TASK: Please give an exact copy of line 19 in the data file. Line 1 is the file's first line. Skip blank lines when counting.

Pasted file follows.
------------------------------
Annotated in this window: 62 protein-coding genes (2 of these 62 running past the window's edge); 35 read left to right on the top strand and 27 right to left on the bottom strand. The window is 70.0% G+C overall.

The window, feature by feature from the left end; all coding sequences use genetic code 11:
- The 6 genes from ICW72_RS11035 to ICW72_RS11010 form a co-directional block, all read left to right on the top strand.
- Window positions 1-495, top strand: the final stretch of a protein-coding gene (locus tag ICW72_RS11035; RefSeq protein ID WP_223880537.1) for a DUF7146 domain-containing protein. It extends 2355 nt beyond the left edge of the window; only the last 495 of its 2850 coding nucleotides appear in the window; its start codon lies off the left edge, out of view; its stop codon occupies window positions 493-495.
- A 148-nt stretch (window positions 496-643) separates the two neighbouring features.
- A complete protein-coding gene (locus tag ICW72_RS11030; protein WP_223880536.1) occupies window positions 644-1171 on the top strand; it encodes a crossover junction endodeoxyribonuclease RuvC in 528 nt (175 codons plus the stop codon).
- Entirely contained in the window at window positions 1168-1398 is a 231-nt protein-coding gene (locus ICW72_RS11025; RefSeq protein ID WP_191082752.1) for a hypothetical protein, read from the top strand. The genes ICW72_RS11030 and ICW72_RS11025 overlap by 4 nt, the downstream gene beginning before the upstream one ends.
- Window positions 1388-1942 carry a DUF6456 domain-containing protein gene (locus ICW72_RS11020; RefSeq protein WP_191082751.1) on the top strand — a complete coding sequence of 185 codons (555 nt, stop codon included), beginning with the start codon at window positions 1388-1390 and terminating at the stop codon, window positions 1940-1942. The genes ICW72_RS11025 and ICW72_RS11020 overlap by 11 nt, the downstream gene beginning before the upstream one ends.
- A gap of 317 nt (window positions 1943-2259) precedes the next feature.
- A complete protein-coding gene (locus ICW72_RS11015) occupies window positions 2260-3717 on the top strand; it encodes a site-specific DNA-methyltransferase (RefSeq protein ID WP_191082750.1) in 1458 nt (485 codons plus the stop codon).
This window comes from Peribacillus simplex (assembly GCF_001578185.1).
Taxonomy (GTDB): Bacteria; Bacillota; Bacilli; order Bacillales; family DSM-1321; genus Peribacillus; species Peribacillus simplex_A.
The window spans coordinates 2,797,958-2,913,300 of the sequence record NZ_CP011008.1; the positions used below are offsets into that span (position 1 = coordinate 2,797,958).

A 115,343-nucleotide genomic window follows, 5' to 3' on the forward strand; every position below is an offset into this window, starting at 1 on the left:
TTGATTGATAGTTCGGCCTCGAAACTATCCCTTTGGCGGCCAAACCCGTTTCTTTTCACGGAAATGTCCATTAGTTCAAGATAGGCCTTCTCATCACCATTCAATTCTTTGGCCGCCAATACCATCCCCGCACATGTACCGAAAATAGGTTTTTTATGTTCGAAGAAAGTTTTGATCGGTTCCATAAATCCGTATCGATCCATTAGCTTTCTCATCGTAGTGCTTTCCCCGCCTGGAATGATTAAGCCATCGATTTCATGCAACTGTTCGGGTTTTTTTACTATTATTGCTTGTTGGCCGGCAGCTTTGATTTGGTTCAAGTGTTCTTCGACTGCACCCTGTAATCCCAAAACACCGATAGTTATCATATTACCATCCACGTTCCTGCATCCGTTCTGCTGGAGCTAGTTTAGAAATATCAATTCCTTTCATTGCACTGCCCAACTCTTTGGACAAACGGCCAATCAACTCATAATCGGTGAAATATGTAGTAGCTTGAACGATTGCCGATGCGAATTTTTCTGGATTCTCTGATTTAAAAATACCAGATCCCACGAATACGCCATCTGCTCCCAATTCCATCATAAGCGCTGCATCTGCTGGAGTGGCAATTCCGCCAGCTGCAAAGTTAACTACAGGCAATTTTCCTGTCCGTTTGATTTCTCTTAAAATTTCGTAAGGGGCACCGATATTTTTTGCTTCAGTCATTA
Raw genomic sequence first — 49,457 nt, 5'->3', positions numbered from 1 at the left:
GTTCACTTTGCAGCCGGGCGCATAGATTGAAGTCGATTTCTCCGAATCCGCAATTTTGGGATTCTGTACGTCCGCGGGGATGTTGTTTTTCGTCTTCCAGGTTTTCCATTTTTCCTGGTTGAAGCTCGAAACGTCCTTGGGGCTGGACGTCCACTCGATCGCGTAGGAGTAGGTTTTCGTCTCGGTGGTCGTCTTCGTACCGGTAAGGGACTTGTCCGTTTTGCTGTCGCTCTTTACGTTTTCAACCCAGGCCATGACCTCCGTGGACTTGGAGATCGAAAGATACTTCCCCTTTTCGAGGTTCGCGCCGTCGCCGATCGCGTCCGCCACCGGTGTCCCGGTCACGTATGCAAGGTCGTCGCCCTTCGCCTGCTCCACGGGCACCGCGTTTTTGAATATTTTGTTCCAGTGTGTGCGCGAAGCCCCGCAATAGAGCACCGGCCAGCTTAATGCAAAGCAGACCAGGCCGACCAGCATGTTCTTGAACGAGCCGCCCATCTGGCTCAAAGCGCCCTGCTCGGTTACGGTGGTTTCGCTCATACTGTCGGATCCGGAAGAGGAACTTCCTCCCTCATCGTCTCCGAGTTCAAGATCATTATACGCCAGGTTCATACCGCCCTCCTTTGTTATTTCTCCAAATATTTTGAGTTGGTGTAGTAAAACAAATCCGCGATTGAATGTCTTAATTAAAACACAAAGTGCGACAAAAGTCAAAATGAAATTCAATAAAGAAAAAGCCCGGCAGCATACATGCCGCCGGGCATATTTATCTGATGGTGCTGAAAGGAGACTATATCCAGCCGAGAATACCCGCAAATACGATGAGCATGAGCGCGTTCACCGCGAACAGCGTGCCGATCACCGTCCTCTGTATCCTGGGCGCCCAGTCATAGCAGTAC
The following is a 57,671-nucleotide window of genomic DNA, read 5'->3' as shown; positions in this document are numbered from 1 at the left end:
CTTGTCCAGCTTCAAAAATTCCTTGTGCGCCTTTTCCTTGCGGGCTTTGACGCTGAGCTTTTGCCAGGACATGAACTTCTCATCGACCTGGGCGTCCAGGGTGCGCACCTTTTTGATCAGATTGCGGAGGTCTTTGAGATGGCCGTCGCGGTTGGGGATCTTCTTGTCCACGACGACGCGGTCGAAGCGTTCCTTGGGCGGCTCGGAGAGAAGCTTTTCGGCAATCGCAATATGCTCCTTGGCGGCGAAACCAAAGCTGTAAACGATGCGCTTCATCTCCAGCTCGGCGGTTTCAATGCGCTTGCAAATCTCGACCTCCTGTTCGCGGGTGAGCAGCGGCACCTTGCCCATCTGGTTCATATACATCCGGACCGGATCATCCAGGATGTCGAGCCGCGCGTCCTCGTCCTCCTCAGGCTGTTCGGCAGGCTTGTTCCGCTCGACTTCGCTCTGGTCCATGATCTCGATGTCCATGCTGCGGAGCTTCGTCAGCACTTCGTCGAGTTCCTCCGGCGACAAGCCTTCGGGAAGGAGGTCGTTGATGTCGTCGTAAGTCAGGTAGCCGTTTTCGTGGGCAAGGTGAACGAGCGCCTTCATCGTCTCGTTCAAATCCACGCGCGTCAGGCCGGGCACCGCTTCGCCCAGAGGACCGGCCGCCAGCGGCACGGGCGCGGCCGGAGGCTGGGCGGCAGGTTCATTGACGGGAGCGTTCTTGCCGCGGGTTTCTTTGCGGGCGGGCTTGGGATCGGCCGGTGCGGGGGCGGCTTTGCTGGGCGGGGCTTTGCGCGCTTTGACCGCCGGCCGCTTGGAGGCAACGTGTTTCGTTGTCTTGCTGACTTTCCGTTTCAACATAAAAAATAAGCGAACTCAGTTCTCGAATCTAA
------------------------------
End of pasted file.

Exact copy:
CTTGTCCAGCTTCAAAAATTCCTTGTGCGCCTTTTCCTTGCGGGCTTTGACGCTGAGCTTTTGCCAGGACATGAACTTCTCATCGACCTGGGCGTCCAGGGTGCGCACCTTTTTGATCAGATTGCGGAGGTCTTTGAGATGGCCGTCGCGGTTGGGGATCTTCTTGTCCACGACGACGCGGTCGAAGCGTTCCTTGGGCGGCTCGGAGAGAAGCTTTTCGGCAATCGCAATATGCTCCTTGGCGGCGAAACCAAAGCTGTAAACGATGCGCTTCATCTCCAGCTCGGCGGTTTCAATGCGCTTGCAAATCTCGACCTCCTGTTCGCGGGTGAGCAGCGGCACCTTGCCCATCTGGTTCATATACATCCGGACCGGATCATCCAGGATGTCGAGCCGCGCGTCCTCGTCCTCCTCAGGCTGTTCGGCAGGCTTGTTCCGCTCGACTTCGCTCTGGTCCATGATCTCGATGTCCATGCTGCGGAGCTTCGTCAGCACTTCGTCGAGTTCCTCCGGCGACAAGCCTTCGGGAAGGAGGTCGTTGATGTCGTCGTAAGTCAGGTAGCCGTTTTCGTGGGCAAGGTGAACGAGCGCCTTCATCGTCTCGTTCAAATCCACGCGCGTCAGGCCGGGCACCGCTTCGCCCAGAGGACCGGCCGCCAGCGGCACGGGCGCGGCCGGAGGCTGGGCGGCAGGTTCATTGACGGGAGCGTTCTTGCCGCGGGTTTCTTTGCGGGCGGGCTTGGGATCGGCCGGTGCGGGGGCGGCTTTGCTGGGCGGGGCTTTGCGCGCTTTGACCGCCGGCCGCTTGGAGGCAACGTGTTTCGTTGTCTTGCTGACTTTCCGTTTCAACATAAAAAATAAGCGAACTCAGTTCTCGAATCTAA